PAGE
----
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consciousness: the new cool? writer Aaliyah Triumph illustrator Victoria Martinez As fashion changes, it seems that what is culturally “cool” evolves with it. Think back to the cool girls of the 2000s; the manipulative and self-involved characters like Blair Waldor f, the carefree and casual girls like Serena van der Woodsen, or even Rory Gilmore, who maintained composure and concealed her emotions until she was in an appropriate location. Gone are the days in which the girls who seemed to have every thing together (and without even breaking a sweat!) reigned as the queens of cool. Today, we venerate people who are empathetic; people whom we recognize and love for their imper fections and suppor t of others. We do not have queen bees anymore (because we believe that we are all equally flawed and, conversely, equally per fect), but if we did they would be Paris Geller and Lisa Simpson--characters who are unapologetically conscious, empathetic, and themselves. The fashion industry seems to be sticking its hand in the pot of positivity and consciousness, but how genuine is there interest actually? When you visit websites such as Ref inery29 and Man Repeller, you’ll f ind at least as many, probably more, ar ticles about issues such as mental and sexual health or politics as you will about fashion itself. Man Repeller, which claims to address topics that you are curious about (style, feminism, culture, beauty, and careers to name a few) in a way that you would talk to friends (smar t but humorously), invites users to “be yourselves with us” and often hosts themed weeks dedicated to mental health or feminism. The website’s creator, Leandra Medine, does not wear makeup and writes about her decision and the reaction of others candidly. Recent ar ticles have addressed dealing with the stigma of a mental disorder in a new relationship and bir th control in light of the election. Similarly, Ref inery29 has become a vocal advocate of sexual health and reproductive rights. At 29Rooms, its annual “ar t and fashion funhouse,” the company teamed with Planned Parenthood to spread knowledge of sex--by, for example, giving out condoms in cute packages in a sexthemed room--and to procure donations for the organization. Individuals within the industry have become even more vocal than websites. Adwoa Aboah, a British model, speaks candidly of her experiences with addiction and depression to provide others with a platform to “openly share their experiences and feelings in a safe and trusting environment.” Her website and video series “Gurls Talk ” explores all aspects of feminism, such as the “Free the Nipple” campaign and often overlooked issues such as sex work and stripping. Instagram star Eileen Kelly (@killerandasweethang) has used her aesthetic appeal to attract viewers to her website, which offers extensive advice on sexual issues such as IUDs and oral sex. In an inter view with Coveteur, Kelly says that she talks “about things millennials need to learn about in a really chill atmosphere. But it is educational, and we put out the right facts and statistics. We’re working with Planned Parenthood and some clinics in New York City.” The emphasis that Kelly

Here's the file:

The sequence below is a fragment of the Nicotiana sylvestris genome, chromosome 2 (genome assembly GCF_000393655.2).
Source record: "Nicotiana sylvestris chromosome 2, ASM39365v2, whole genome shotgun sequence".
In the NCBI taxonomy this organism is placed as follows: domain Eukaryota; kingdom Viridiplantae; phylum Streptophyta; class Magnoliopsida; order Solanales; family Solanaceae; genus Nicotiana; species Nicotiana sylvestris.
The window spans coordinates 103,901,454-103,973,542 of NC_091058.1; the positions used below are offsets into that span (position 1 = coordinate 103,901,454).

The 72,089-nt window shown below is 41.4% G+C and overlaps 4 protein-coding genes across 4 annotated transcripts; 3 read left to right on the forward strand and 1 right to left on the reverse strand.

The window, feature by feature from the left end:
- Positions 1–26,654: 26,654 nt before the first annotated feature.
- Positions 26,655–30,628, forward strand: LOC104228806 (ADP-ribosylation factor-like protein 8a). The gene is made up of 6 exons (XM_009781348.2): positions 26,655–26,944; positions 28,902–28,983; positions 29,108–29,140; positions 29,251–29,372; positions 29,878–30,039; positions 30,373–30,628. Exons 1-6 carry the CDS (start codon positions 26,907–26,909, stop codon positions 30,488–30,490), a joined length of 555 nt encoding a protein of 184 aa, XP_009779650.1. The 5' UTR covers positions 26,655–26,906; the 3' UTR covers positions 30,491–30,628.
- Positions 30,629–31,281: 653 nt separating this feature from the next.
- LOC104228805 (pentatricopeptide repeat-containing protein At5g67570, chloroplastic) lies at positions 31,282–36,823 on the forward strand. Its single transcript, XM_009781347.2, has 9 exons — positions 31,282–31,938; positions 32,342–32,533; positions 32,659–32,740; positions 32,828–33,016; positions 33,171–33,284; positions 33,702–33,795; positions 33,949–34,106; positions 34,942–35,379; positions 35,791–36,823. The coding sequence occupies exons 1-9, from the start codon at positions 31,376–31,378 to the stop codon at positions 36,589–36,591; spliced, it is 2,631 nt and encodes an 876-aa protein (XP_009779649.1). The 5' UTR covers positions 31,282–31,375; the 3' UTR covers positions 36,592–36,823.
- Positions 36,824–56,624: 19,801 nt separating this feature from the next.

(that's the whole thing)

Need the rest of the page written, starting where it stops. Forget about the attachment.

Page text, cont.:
Hoot Magazine: Fall/Winter 2016  
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